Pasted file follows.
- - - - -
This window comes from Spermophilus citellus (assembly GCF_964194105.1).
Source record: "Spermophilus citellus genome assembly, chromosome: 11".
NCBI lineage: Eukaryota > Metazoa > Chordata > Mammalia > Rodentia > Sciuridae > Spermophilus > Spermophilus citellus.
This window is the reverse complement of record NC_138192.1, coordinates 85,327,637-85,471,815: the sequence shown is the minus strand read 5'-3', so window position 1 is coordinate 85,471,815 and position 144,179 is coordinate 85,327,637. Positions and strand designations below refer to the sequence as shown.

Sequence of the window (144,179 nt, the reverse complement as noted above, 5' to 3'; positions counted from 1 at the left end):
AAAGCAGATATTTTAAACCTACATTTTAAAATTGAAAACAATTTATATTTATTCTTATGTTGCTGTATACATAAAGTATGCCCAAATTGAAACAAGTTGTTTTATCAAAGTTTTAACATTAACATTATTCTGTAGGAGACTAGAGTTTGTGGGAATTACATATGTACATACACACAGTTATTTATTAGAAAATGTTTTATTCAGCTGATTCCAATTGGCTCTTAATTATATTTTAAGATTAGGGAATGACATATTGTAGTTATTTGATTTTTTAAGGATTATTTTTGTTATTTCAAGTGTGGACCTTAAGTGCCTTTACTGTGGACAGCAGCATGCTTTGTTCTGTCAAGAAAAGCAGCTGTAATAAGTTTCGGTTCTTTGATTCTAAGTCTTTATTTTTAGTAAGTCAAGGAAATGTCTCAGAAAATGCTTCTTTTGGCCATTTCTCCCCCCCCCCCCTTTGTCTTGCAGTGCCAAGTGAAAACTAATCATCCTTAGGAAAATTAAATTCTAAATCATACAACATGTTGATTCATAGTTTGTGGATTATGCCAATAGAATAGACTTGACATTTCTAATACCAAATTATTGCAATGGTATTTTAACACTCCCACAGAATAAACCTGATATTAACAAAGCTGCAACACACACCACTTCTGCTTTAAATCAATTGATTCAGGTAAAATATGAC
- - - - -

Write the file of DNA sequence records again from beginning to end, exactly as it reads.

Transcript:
This window comes from Spermophilus citellus (assembly GCF_964194105.1).
Source record: "Spermophilus citellus genome assembly, chromosome: 11".
NCBI lineage: Eukaryota > Metazoa > Chordata > Mammalia > Rodentia > Sciuridae > Spermophilus > Spermophilus citellus.
This window is the reverse complement of record NC_138192.1, coordinates 85,327,637-85,471,815: the sequence shown is the minus strand read 5'-3', so window position 1 is coordinate 85,471,815 and position 144,179 is coordinate 85,327,637. Positions and strand designations below refer to the sequence as shown.

Sequence of the window (144,179 nt, the reverse complement as noted above, 5' to 3'; positions counted from 1 at the left end):
AAAGCAGATATTTTAAACCTACATTTTAAAATTGAAAACAATTTATATTTATTCTTATGTTGCTGTATACATAAAGTATGCCCAAATTGAAACAAGTTGTTTTATCAAAGTTTTAACATTAACATTATTCTGTAGGAGACTAGAGTTTGTGGGAATTACATATGTACATACACACAGTTATTTATTAGAAAATGTTTTATTCAGCTGATTCCAATTGGCTCTTAATTATATTTTAAGATTAGGGAATGACATATTGTAGTTATTTGATTTTTTAAGGATTATTTTTGTTATTTCAAGTGTGGACCTTAAGTGCCTTTACTGTGGACAGCAGCATGCTTTGTTCTGTCAAGAAAAGCAGCTGTAATAAGTTTCGGTTCTTTGATTCTAAGTCTTTATTTTTAGTAAGTCAAGGAAATGTCTCAGAAAATGCTTCTTTTGGCCATTTCTCCCCCCCCCCCCTTTGTCTTGCAGTGCCAAGTGAAAACTAATCATCCTTAGGAAAATTAAATTCTAAATCATACAACATGTTGATTCATAGTTTGTGGATTATGCCAATAGAATAGACTTGACATTTCTAATACCAAATTATTGCAATGGTATTTTAACACTCCCACAGAATAAACCTGATATTAACAAAGCTGCAACACACACCACTTCTGCTTTAAATCAATTGATTCAGGTAAAATATGAC